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Cathy Futral Gets First-Hand View of Ancient Art

Submitted by on February 10, 2011 – 8:34 amNo Comment

Cathy Futral sketches the Roman Theatre ruins in Amman, Jordan, to record the architectural details in a sketchbook that she could bring back and share with students.

SFCC art professor Cathy Futral recently had the experience of a lifetime when she and her husband traveled to the Holy Lands, Jordan and Israel, to experience regional art, culture, and history. Futral teaches about the artifacts and architecture of the area in her art history classes, and the trip allowed her to visit many of these same places.

In Amman, Jordan, Futral visited the Roman ruins of a theatre and a citadel with ancient temple ruins. She also visited the Amman Archaeological Museum where she saw fragments of the Dead Sea Scrolls, clay containers, and sculptures dating back to 6500 BCE. “It was amazing to walk into the museum and see these pieces,” Futral said. “These were thousands of years old artifacts from the Upper Paleolithic, Neolithic, and Ancient Roman eras, yet unlike other museums there were no guards watching over the objects.”

Also in Jordan, Futral traveled to the city of Petra. “The city was carved directly into the rock of a mountain over 2,000 years ago. It’s not easy to get to. The only way to get into the city is to walk or ride in on a horse and carriage.”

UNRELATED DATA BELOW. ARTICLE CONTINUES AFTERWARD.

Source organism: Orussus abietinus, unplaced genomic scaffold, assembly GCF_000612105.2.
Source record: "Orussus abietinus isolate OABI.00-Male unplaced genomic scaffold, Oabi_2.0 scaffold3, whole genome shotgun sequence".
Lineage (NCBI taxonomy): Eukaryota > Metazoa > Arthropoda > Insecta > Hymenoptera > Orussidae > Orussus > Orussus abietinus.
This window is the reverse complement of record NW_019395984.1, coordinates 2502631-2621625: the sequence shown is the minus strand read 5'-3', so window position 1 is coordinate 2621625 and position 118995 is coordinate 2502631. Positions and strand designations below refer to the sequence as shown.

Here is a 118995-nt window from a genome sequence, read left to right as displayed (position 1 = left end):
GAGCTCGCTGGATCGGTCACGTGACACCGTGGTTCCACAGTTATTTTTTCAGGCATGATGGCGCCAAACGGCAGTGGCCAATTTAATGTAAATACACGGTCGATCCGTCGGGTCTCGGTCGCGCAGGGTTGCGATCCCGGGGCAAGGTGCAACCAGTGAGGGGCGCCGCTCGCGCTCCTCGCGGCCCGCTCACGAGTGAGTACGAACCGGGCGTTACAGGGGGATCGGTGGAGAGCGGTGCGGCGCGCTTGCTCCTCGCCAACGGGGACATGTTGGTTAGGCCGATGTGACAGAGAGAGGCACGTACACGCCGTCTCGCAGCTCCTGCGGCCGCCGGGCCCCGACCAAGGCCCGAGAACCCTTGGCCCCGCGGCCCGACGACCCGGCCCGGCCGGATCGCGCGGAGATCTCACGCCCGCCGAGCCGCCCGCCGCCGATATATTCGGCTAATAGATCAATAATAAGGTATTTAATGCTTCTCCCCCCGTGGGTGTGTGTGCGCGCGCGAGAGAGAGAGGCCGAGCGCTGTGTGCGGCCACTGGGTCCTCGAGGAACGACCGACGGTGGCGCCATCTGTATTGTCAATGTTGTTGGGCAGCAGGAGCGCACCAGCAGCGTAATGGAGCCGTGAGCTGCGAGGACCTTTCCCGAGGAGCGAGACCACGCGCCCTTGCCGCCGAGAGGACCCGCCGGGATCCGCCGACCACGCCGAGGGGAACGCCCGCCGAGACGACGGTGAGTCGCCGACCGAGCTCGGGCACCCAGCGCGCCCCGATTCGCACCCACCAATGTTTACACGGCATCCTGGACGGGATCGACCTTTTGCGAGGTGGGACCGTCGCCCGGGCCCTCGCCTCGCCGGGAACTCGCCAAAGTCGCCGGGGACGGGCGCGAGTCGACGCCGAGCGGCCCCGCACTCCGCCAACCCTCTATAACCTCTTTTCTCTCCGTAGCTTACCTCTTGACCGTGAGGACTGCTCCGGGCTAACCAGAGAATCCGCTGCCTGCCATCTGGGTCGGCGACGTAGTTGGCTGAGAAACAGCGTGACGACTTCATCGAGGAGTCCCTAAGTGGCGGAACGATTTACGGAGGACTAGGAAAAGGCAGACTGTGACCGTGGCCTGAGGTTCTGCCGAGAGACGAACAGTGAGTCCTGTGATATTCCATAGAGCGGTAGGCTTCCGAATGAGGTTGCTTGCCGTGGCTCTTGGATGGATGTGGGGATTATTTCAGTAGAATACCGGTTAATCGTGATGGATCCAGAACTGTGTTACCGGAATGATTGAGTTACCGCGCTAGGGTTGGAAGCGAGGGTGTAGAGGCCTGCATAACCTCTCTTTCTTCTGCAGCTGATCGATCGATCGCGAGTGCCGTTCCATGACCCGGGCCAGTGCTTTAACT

Futral teaches about the different religious influences on art and, in Israel, she visited four significant holy sites for three of the world’s major religions: the Christian sites of the Church of the Nativity and the Church of the Holy Sepulchre, Judaism’s the Wailing Wall, and Islam’s the Dome of the Rock, the oldest existing example of Islamic architecture. “The Dome of the Rock illustrates the art and architecture that was common in the Byzantine era,” Futral said. “It is also the third holiest site in Islam, and its architecture is the most important topic covered in the art history of Islamic culture.”

She also traveled to Beit Shean, Israel, a city known for its Roman ruins, walls, streets, tells, and baths. “This part of the world hasn’t been covered up,” Futral said. “You can still see the layers of other cultures and history from thousands of years ago. So many civilizations have lived in those areas, and there was a very heavy Mesopotamian, Byzantine, and Greco-Roman influence in the artifacts and architecture there that you don’t get to see in modern cities.”

“You can’t compare seeing the paintings in a book to actually going to a museum or artist’s studio to view it in person,” Futral said. “I may not be able to bring my students to the actual historical sites, but from having had my own personal experience in the Holy Lands, I can better teach them about the places, the culture, and the architecture we discuss in my art classes.”

In the Amman Archeological Museum, Futral views objects from the Upper Paleolithic, Neolithic to Ancient Roman time periods up close.

In Beit Shean, Israel, Futral visited the Roman site that allowed for a closer look at recent archeological digs that exposed baths and various streets visitors could walk through.

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